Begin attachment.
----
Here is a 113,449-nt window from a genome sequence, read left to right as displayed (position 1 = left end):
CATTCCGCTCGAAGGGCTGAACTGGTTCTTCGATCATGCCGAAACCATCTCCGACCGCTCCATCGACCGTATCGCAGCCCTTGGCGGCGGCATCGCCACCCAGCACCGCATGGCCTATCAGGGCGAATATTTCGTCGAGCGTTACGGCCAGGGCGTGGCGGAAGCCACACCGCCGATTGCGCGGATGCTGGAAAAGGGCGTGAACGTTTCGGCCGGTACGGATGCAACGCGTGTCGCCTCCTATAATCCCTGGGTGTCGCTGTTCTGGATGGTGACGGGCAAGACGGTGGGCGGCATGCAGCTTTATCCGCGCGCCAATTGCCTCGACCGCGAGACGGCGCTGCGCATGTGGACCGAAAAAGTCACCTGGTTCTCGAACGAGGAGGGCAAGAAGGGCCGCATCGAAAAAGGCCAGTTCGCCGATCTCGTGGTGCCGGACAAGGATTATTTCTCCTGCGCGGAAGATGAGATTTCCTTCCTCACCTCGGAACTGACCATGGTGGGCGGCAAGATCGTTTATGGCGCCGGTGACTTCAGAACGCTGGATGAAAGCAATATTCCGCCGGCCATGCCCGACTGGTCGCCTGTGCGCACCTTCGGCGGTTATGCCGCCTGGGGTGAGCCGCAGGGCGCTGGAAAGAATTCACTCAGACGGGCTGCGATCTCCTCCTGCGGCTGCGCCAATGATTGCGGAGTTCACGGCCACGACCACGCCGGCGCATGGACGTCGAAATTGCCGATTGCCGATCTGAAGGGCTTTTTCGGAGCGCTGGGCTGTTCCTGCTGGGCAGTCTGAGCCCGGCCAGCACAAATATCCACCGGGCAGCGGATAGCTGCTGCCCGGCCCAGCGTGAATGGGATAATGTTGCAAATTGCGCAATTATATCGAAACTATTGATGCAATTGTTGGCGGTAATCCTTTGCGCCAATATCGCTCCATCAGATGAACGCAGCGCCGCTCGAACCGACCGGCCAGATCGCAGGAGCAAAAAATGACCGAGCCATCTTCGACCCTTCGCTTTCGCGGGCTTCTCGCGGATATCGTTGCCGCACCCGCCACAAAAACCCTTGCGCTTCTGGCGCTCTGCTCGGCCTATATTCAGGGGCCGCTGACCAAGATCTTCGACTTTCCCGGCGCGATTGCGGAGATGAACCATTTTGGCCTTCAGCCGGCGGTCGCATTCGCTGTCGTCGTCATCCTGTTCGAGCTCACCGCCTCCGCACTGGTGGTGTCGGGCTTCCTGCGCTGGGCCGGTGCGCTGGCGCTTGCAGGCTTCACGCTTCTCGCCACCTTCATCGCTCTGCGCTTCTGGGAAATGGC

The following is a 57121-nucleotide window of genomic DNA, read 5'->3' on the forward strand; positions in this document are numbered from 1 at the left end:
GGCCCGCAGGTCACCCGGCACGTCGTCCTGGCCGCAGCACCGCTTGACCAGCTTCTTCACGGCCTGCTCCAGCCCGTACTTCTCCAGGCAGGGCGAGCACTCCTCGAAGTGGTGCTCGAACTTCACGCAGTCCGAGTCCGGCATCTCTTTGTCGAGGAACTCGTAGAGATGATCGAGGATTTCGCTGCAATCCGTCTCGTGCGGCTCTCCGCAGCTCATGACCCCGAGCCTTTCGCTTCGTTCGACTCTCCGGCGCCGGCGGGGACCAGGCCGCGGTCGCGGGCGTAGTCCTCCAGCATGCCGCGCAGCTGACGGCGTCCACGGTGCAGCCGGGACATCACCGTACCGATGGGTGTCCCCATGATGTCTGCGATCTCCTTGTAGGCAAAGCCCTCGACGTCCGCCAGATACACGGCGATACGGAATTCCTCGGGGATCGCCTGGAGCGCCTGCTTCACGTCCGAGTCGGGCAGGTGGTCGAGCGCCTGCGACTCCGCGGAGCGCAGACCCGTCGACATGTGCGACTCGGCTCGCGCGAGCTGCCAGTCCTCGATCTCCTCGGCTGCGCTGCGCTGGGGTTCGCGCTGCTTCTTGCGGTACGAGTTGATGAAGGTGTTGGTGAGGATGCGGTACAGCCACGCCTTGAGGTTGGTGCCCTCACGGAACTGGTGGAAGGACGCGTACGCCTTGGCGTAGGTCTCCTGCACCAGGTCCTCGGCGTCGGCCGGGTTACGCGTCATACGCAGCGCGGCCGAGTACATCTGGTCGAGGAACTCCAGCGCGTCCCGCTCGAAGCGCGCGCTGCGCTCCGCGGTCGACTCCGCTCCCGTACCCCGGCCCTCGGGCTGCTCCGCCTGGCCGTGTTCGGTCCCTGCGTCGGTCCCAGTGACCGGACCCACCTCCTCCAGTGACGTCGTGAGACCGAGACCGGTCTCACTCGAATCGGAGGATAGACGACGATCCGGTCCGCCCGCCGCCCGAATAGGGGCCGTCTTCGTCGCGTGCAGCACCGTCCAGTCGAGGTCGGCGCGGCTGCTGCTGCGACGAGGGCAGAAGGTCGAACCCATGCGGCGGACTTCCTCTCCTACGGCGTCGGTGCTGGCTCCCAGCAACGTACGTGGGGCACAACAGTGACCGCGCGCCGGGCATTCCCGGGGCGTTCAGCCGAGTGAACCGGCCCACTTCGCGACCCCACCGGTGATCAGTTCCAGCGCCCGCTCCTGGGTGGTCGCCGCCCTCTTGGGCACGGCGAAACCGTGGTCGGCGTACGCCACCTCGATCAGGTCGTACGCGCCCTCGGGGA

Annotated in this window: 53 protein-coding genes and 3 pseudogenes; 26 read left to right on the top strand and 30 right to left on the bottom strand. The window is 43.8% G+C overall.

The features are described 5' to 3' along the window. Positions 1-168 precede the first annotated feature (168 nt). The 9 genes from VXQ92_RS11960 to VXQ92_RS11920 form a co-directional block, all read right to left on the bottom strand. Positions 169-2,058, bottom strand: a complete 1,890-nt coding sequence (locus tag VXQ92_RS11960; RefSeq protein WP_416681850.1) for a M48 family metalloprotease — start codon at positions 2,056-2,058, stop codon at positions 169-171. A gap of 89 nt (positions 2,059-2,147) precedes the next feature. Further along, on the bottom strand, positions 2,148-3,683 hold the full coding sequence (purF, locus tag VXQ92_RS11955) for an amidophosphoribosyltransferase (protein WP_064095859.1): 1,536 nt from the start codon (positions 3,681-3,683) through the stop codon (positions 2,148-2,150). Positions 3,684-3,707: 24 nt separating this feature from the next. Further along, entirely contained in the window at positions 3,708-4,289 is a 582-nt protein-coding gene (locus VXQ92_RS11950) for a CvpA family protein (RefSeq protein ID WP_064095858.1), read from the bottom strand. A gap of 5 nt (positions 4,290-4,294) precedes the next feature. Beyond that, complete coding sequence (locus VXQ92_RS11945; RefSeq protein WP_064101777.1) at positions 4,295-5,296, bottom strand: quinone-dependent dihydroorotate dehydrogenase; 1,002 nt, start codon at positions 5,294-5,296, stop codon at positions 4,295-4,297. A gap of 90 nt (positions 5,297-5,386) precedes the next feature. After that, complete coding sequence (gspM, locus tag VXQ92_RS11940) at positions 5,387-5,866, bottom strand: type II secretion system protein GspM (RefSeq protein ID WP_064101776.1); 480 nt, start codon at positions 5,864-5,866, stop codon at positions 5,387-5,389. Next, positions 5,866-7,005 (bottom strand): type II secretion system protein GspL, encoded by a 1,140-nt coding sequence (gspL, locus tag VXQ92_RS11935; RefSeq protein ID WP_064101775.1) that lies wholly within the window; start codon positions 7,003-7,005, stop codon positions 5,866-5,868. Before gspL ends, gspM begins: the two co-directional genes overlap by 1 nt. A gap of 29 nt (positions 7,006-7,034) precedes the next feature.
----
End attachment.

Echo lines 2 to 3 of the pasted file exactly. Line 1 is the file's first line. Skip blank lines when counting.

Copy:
CATTCCGCTCGAAGGGCTGAACTGGTTCTTCGATCATGCCGAAACCATCTCCGACCGCTCCATCGACCGTATCGCAGCCCTTGGCGGCGGCATCGCCACCCAGCACCGCATGGCCTATCAGGGCGAATATTTCGTCGAGCGTTACGGCCAGGGCGTGGCGGAAGCCACACCGCCGATTGCGCGGATGCTGGAAAAGGGCGTGAACGTTTCGGCCGGTACGGATGCAACGCGTGTCGCCTCCTATAATCCCTGGGTGTCGCTGTTCTGGATGGTGACGGGCAAGACGGTGGGCGGCATGCAGCTTTATCCGCGCGCCAATTGCCTCGACCGCGAGACGGCGCTGCGCATGTGGACCGAAAAAGTCACCTGGTTCTCGAACGAGGAGGGCAAGAAGGGCCGCATCGAAAAAGGCCAGTTCGCCGATCTCGTGGTGCCGGACAAGGATTATTTCTCCTGCGCGGAAGATGAGATTTCCTTCCTCACCTCGGAACTGACCATGGTGGGCGGCAAGATCGTTTATGGCGCCGGTGACTTCAGAACGCTGGATGAAAGCAATATTCCGCCGGCCATGCCCGACTGGTCGCCTGTGCGCACCTTCGGCGGTTATGCCGCCTGGGGTGAGCCGCAGGGCGCTGGAAAGAATTCACTCAGACGGGCTGCGATCTCCTCCTGCGGCTGCGCCAATGATTGCGGAGTTCACGGCCACGACCACGCCGGCGCATGGACGTCGAAATTGCCGATTGCCGATCTGAAGGGCTTTTTCGGAGCGCTGGGCTGTTCCTGCTGGGCAGTCTGAGCCCGGCCAGCACAAATATCCACCGGGCAGCGGATAGCTGCTGCCCGGCCCAGCGTGAATGGGATAATGTTGCAAATTGCGCAATTATATCGAAACTATTGATGCAATTGTTGGCGGTAATCCTTTGCGCCAATATCGCTCCATCAGATGAACGCAGCGCCGCTCGAACCGACCGGCCAGATCGCAGGAGCAAAAAATGACCGAGCCATCTTCGACCCTTCGCTTTCGCGGGCTTCTCGCGGATATCGTTGCCGCACCCGCCACAAAAACCCTTGCGCTTCTGGCGCTCTGCTCGGCCTATATTCAGGGGCCGCTGACCAAGATCTTCGACTTTCCCGGCGCGATTGCGGAGATGAACCATTTTGGCCTTCAGCCGGCGGTCGCATTCGCTGTCGTCGTCATCCTGTTCGAGCTCACCGCCTCCGCACTGGTGGTGTCGGGCTTCCTGCGCTGGGCCGGTGCGCTGGCGCTTGCAGGCTTCACGCTTCTCGCCACCTTCATCGCTCTGCGCTTCTGGGAAATGGC

The following is a 57121-nucleotide window of genomic DNA, read 5'->3' on the forward strand; positions in this document are numbered from 1 at the left end: